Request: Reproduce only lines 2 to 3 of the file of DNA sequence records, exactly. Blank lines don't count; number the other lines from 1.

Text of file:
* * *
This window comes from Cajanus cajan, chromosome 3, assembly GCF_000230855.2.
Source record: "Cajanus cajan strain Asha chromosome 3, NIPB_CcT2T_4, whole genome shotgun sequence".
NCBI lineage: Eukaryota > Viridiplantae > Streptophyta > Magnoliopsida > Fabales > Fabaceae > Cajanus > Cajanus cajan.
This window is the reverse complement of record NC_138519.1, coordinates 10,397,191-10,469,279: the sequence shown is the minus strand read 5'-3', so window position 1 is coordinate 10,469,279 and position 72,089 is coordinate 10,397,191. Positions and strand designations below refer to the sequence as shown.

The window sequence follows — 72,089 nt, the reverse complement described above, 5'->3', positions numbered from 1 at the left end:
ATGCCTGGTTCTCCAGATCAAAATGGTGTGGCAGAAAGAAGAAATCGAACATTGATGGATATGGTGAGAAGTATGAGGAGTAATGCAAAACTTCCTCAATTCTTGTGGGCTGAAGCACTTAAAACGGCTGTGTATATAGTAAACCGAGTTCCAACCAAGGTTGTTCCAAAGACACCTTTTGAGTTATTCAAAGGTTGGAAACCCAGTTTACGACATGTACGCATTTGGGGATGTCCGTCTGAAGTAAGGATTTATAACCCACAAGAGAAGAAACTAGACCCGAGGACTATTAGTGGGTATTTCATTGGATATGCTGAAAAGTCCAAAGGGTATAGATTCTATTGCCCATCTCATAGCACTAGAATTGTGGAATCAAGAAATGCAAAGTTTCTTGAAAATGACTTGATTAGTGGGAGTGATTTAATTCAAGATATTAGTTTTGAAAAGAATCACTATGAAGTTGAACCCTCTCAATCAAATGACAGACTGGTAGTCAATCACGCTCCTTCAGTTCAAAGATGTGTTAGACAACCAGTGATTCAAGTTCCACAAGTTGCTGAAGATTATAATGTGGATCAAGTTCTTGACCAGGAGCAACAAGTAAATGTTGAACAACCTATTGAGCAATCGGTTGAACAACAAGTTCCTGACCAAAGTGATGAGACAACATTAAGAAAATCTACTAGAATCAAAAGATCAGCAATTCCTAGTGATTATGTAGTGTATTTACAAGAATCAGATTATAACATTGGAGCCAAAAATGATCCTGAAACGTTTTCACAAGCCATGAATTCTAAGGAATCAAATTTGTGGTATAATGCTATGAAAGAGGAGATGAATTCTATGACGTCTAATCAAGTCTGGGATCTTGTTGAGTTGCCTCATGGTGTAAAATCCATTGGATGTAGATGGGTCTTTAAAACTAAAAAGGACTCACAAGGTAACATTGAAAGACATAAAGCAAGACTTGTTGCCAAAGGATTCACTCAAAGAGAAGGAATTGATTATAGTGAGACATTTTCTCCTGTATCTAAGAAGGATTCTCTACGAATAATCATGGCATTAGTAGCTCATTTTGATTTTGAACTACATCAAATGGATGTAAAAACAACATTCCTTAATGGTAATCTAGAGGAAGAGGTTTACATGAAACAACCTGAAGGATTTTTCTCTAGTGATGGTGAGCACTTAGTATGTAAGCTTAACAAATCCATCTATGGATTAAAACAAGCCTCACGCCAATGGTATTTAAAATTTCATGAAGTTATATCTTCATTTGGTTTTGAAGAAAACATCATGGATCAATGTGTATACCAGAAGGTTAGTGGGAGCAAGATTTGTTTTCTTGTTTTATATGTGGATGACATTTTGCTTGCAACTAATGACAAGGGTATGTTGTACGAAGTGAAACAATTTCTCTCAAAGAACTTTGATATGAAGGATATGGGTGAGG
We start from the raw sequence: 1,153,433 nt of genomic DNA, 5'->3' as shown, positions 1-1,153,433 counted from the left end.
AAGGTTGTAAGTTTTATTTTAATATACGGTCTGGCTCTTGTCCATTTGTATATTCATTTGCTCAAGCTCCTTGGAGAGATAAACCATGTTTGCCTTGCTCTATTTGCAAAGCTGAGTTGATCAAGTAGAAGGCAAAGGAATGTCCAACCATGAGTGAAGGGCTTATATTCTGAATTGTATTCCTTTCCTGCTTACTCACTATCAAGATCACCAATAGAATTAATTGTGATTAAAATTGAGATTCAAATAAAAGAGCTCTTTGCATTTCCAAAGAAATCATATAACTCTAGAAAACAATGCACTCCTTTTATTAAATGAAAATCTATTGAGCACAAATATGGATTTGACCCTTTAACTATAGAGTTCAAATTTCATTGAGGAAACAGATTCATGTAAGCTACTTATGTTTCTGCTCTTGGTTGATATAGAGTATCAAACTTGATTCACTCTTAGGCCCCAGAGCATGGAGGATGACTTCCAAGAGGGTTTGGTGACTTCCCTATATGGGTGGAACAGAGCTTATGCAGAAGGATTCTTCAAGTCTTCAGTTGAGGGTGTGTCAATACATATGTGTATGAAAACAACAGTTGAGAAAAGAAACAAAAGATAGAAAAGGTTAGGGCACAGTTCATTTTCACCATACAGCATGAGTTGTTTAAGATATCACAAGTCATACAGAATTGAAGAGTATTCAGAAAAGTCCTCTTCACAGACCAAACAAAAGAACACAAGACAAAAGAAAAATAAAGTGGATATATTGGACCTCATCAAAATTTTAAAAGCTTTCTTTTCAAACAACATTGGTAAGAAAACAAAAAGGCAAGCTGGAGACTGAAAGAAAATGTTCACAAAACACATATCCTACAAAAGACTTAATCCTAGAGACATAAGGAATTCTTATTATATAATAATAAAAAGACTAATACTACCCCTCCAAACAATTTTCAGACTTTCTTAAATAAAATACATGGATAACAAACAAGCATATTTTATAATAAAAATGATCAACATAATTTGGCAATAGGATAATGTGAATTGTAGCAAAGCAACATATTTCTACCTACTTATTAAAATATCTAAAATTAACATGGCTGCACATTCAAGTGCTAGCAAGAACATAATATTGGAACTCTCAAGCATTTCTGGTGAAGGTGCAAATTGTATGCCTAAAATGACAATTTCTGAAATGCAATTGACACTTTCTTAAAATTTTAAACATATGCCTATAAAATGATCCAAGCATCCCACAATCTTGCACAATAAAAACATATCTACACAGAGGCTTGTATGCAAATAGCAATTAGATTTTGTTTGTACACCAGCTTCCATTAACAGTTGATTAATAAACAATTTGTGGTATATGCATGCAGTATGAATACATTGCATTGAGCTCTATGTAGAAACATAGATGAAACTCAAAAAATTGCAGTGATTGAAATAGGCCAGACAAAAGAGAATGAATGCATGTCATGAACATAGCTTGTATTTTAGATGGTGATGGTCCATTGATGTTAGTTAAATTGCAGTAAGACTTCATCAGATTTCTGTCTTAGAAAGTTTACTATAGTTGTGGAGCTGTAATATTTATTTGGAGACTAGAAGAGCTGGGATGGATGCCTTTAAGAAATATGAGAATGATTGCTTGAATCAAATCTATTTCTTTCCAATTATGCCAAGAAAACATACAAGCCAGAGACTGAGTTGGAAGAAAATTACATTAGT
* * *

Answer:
Source record: "Cajanus cajan strain Asha chromosome 3, NIPB_CcT2T_4, whole genome shotgun sequence".
NCBI lineage: Eukaryota > Viridiplantae > Streptophyta > Magnoliopsida > Fabales > Fabaceae > Cajanus > Cajanus cajan.